“The industry continues to invest in innovation and technology that protect and improve air quality in Texas and is collaboratively working with partners, neighbors and regulators to support cleaner, stronger, and better Texas communities,” he added.
Texas energy facilities can shield themselves from liability after pollution dumps if they can prove the emissions stemmed from unavoidable or unexpected circumstances, like sudden start ups or shut downs.
This affirmative defense allows facilities to emit with impunity over normal limits, said Elena Craft, senior director for climate and health at Environmental Defense Fund—one of the environmental groups that analyzed the extra emissions after last month’s winter storms.
“That is really kind of a fundamental flaw with how the state environmental agency is regulating these industries,” she said.
The affirmative defense is supposed to protect companies against civil penalties, but not injunctive relief, noted Robert Ukeiley, senior attorney at the Center for Biological Diversity.
Citizens and groups could potentially bring enforcement actions like citizen suits under the Clean Air Act against polluters to enforce their permits, which would come down to factual disputes over whether companies had taken reasonable steps to anticipate events and stem the pollution.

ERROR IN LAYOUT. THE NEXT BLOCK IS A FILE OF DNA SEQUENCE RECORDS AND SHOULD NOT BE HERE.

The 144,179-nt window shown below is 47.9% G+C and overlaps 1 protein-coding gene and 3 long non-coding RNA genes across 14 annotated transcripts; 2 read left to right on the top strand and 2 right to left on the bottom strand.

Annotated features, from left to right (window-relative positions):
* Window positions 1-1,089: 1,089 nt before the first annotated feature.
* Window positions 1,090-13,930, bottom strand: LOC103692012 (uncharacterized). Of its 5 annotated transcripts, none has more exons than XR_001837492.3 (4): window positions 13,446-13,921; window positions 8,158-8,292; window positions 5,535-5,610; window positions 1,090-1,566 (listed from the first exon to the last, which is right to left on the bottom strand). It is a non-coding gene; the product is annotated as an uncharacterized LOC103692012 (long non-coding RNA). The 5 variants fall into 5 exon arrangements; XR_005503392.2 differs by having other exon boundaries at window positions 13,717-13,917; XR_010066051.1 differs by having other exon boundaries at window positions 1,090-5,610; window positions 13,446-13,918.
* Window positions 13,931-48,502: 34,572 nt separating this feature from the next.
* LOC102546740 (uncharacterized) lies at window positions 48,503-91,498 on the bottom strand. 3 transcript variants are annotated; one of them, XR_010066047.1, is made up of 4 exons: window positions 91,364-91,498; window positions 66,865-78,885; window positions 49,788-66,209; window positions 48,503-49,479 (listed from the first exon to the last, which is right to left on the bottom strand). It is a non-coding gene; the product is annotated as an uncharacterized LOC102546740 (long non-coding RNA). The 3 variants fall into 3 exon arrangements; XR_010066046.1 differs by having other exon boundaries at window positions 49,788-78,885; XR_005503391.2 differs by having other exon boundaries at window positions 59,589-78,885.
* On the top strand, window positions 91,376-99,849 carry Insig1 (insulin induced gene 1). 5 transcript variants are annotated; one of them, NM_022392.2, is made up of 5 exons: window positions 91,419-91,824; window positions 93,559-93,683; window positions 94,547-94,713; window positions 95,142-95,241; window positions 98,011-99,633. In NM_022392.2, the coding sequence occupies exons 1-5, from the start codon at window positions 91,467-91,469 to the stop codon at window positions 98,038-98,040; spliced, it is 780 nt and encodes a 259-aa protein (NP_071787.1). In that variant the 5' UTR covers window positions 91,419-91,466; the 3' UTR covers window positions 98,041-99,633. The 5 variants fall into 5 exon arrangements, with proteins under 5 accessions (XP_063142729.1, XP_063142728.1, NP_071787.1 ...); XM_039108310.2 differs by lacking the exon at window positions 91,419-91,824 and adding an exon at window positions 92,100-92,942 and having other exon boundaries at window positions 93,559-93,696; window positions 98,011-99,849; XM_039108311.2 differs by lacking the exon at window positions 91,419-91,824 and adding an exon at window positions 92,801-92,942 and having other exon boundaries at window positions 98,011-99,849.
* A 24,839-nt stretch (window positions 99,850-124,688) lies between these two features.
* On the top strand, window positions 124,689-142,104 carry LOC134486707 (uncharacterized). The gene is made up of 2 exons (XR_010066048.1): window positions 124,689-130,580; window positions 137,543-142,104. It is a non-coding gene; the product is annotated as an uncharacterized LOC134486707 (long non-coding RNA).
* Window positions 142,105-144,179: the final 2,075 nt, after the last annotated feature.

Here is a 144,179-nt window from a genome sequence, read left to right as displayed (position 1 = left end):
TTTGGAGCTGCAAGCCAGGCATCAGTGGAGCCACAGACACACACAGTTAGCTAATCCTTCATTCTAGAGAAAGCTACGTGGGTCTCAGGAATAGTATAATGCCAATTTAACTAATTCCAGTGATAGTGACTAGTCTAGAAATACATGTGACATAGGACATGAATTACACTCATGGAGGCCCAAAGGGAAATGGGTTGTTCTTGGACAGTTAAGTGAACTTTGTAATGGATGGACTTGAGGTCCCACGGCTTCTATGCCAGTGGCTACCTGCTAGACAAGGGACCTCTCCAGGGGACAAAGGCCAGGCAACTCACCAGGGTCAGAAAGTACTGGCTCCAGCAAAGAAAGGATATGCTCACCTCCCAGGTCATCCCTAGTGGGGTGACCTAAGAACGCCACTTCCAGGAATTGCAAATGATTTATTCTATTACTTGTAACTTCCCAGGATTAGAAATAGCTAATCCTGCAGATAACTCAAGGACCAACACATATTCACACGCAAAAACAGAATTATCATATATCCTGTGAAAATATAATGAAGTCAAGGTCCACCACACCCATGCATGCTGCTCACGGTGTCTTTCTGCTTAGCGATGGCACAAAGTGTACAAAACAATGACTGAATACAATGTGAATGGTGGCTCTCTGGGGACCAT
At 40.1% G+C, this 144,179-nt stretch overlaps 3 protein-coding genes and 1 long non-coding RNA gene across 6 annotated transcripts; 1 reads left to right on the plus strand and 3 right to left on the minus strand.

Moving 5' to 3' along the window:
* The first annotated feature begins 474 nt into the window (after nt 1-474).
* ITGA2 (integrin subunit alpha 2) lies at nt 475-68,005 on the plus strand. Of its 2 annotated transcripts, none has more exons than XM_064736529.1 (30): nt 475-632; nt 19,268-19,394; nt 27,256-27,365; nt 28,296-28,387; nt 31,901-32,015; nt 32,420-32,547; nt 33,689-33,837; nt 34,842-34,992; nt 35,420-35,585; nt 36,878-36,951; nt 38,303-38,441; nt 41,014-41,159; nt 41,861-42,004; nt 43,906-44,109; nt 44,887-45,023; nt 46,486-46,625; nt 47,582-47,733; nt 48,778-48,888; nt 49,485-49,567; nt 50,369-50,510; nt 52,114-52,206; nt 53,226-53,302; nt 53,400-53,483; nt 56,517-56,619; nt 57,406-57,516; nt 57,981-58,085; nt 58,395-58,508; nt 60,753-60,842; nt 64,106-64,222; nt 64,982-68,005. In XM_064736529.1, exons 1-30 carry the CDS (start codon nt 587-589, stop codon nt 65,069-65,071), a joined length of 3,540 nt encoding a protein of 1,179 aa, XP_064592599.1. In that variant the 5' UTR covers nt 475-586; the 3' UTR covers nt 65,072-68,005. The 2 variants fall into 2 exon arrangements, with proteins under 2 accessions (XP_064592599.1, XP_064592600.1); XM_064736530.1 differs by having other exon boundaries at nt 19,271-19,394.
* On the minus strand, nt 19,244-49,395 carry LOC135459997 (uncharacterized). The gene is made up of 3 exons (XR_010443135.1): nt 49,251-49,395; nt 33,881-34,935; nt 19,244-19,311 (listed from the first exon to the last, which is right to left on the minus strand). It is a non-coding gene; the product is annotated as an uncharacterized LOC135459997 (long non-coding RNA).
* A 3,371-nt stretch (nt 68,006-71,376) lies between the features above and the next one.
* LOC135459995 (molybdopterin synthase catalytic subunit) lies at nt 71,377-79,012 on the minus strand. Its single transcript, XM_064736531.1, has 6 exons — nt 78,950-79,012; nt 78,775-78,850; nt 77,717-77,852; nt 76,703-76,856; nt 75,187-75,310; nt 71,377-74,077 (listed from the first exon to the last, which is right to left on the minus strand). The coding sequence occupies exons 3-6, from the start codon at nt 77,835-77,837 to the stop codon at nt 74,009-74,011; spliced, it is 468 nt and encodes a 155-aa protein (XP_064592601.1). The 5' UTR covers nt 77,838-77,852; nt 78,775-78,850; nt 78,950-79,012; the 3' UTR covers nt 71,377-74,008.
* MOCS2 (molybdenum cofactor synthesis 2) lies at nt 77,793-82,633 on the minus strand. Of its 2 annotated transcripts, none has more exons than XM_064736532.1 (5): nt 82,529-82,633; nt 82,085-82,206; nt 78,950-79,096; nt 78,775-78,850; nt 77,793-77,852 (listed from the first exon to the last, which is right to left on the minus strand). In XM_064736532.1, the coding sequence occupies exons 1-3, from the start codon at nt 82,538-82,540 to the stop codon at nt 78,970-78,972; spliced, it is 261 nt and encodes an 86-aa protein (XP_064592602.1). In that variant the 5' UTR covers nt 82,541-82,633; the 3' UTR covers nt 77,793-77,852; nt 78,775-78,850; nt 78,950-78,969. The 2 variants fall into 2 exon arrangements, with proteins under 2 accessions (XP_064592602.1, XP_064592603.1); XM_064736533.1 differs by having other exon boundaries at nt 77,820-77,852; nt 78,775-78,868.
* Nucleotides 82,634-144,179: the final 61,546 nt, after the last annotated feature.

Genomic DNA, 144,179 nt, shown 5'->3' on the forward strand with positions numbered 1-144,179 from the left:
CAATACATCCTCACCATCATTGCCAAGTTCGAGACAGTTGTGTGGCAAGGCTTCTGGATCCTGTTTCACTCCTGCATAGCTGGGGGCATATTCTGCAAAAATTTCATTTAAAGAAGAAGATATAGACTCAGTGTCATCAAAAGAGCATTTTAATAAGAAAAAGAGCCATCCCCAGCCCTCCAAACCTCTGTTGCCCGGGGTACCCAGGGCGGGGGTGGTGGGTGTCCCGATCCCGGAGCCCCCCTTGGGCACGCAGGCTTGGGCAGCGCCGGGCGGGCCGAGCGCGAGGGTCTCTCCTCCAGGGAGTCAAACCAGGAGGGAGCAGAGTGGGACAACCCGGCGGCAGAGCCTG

The challenge there would be proving companies could reasonably prepare for the massive storm that left the state’s water and electricity systems in shambles, though Ukeiley said that the argument is not “insurmountable.”
“They had warning, they knew what was coming, they knew that releases would occur,” said Flatt, from the University of Houston. “And their excuse was, ‘Well, we did what we were supposed to do.’”
‘Realm of Possibilities’
The federal Clean Air Act also preserves common law claims in cases where harm is incurred, though tort lawsuits seeking damages would be an uphill battle.
Groups could argue that companies were not sufficiently prepared to control their operations and mitigate pollution despite growing evidence that severe storms are becoming more common thanks to climate change. But in this case, they’d be seeking damages as opposed to just enforcement of the permits.
It’s uncharted territory, but not unthinkable.
“Can one imagine this kind of litigation? Sure,” Jaber said. “It’s in the realm of possibilities.”
The battle in those potential challenges would be proving the common law claims aren’t preempted by federal law.
That’s a question that is also being tested in a different context: the thicket of climate misinformation tort litigation brought against oil companies by U.S. cities, states, and counties.
Ultimately, increased enforcement measures would be a more feasible option beyond the courts, said the University of Houston’s Flatt.
“I feel like we are moving into new territory,” Flatt said. “What we’re gonna see, hopefully, in the Biden administration, is increased enforcement through the regulatory system.”